If there is something that i can relate to on this it is raising a baby and starting a business. We have a 10 month old who is not very well and running been hospital appointments, doctors appointments and running our own business is very tiring emotionally and physically. What keeps us going is our son. At the end of the day we are doing this for his future. It is that sole thought that gets me up at 4am everyday. My advise is to look for the positive in everything that you do everyday that you do it. We have a goal line whereby all the running around for the start of the business is over and we can sit back and relax a little and spend time with our son and each other. I am not kidding myself that it will get better overnight but the good days come with the bad and all i need to do is look at my son to know why i am doing this at this stage in my life.

Hope that helps.

Take care
Maria
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mattstreet mattstreet is offline
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Hi Natalie

Thanks for the email, I think we may be able to help each other out here, send me an email, and we can discuss

You can email me at matt2cSouthend@hotmail.com

Take Care
Matt Street
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VLAHAKISA VLAHAKISA is offline
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This one definitely strikes a chord with me, I started work on my business in December last yr when my daughter was 4mths old and then launched in June when she was 10 mths old, now she is 15 1/2mths old.

It has been tough balancing working and looking after her as she doesn't go to nursery and I dread to think how I will cope when I have a second which I am trying for now. It has mean't for the last year waking up at 7.30am with her, working at points during the day whilst I could and not stopping until 10pm at night, watching tv til 12am and then getting up again the next morning. I did this five days a week and then would spend from 9.30am til 2.30pm working Sat and Sunday also.

I'm still working the same number of hours but have changed something this year that I am already feeling the benefits of and those with young child may want to give it a trial.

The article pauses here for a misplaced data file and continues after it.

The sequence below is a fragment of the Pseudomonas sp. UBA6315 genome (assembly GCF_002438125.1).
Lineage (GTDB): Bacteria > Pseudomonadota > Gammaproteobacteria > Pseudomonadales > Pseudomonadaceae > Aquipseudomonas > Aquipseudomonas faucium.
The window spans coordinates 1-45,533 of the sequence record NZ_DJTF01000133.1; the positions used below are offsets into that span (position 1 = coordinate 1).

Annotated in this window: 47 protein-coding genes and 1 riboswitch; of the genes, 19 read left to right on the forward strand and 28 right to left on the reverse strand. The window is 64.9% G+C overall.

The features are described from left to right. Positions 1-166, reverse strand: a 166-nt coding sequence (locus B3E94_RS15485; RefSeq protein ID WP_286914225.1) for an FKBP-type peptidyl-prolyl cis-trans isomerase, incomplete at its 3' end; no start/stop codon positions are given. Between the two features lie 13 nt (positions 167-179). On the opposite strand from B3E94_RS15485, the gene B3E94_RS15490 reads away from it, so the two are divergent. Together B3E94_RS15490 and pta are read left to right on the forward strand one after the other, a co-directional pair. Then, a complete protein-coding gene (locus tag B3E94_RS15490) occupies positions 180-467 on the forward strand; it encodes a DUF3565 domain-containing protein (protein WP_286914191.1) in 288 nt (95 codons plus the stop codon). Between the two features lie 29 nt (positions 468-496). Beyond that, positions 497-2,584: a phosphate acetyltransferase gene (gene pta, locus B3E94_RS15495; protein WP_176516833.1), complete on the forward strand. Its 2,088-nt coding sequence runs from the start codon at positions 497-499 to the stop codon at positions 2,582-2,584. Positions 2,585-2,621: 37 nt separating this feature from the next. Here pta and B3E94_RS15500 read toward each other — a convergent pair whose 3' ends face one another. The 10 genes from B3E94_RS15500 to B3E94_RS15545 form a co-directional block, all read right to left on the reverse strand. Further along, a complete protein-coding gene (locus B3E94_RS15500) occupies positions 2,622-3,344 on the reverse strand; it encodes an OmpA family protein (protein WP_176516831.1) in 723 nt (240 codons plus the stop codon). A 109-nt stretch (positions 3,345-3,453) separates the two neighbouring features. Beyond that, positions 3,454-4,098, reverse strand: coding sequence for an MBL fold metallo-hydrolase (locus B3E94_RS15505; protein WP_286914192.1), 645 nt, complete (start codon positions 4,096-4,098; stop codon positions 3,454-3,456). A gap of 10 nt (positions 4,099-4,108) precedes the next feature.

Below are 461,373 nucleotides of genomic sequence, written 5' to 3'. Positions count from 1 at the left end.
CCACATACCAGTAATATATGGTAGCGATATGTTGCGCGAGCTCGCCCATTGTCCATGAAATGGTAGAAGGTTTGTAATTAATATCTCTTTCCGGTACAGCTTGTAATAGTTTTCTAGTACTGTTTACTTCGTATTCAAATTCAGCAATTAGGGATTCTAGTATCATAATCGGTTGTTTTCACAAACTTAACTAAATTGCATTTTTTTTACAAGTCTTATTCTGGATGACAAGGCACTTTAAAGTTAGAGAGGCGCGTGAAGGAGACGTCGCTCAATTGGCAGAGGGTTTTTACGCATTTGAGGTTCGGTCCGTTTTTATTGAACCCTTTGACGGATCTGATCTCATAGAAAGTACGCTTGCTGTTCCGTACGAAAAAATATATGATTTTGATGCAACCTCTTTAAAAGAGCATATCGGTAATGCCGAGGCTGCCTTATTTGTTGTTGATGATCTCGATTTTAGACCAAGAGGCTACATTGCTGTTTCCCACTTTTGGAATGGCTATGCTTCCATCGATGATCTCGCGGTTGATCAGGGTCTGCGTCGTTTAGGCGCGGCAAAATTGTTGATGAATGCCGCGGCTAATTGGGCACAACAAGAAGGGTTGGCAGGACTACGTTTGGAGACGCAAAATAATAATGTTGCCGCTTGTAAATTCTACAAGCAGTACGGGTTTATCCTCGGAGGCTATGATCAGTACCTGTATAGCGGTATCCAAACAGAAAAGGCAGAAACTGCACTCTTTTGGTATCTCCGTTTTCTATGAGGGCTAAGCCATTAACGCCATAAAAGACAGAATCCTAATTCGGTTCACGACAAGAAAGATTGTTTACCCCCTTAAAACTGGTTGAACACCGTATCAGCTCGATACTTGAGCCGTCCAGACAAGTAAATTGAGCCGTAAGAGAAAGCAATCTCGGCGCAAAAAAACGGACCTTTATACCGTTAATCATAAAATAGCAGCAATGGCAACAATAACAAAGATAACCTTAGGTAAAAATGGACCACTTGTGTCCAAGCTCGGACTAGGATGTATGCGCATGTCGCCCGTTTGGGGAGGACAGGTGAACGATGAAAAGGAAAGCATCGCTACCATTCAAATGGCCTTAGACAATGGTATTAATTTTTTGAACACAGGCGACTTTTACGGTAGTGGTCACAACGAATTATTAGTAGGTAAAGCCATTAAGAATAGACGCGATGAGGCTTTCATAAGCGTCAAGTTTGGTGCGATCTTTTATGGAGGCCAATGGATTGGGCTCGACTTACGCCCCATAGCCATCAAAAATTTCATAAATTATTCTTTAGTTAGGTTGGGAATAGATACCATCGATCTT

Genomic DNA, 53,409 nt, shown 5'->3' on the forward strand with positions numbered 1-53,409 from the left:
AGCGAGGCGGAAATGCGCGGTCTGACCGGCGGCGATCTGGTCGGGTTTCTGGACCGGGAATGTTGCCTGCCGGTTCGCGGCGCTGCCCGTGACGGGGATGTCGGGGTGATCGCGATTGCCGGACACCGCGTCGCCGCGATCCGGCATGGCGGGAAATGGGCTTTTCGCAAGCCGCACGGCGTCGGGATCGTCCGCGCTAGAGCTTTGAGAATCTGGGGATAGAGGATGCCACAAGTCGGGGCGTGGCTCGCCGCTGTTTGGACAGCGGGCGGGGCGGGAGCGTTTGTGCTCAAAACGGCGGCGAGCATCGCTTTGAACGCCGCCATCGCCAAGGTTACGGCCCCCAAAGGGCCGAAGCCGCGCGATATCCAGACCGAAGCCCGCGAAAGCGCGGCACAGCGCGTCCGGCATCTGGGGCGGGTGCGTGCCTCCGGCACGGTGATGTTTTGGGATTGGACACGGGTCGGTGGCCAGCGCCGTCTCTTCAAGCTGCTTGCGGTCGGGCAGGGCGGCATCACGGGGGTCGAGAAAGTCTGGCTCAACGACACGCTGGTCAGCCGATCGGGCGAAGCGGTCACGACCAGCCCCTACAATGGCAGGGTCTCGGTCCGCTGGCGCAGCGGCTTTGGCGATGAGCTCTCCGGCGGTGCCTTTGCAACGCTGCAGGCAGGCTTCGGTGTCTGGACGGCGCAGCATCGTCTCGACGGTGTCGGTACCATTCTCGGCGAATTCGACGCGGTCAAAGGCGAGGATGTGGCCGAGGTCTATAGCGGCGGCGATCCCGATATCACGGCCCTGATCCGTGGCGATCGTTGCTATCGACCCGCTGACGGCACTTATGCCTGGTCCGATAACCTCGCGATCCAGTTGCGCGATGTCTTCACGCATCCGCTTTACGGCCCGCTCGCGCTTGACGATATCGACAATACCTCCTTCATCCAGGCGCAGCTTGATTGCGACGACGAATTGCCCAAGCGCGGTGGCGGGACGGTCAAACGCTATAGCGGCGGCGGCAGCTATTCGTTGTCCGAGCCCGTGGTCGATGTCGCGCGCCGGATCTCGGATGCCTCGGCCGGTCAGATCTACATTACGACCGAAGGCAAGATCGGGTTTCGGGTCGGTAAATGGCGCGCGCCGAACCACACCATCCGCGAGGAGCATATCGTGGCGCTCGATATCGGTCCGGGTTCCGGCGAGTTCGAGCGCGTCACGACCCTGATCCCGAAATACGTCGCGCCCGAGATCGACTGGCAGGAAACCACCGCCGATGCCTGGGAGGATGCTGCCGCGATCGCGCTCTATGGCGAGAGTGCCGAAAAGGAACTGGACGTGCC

I really do need to do a fair amount of work during the day and luckily for me my daughter sleeps for 2hrs at midday, but for the rest of the day obviously she is a demanding toddler.

So I started to think to myself that in the morning between 7.30am and 8.30am when I am lying in bed trying to get up she is running around the bedroom full of energy, but at 4pm in the afternoon she is not so energetic even after her afternoon nap and so demands more attention from me and won't let me do any work -Not only this working in the evening at the end of a long day makes you less productive, so I decided to swop my times around.

Since Monday I have been getting up and into the office at 7.30 and working for the hour that I'm normally lying in bed trying to convince myself to rise, and also telling myself that playing in bed with my daughter for an hour is one of the perks of being self employed. But at this time she doesn't care whether I play with her or not and mainly ignores me as is rushing around full of energy, not only this I have more energy and focus myself at this time, rather than at the end of the day between 9pm and 10pm when I am knacked and my focus has completely gone.

So I now work early in the morning when she doesn't care about my attention, and swop playing with her to the afternoon when is tired and demands my attention more.

I intend to slowly get up earlier and earlier so that I am getting up and into the office at 6am, I will have the energy and focus to be very productive, for part of the time she is still asleep and when she gets up at 7.30am she pretty much ignores me until about 9am anyway because she is full of beans after a whole nights sleep.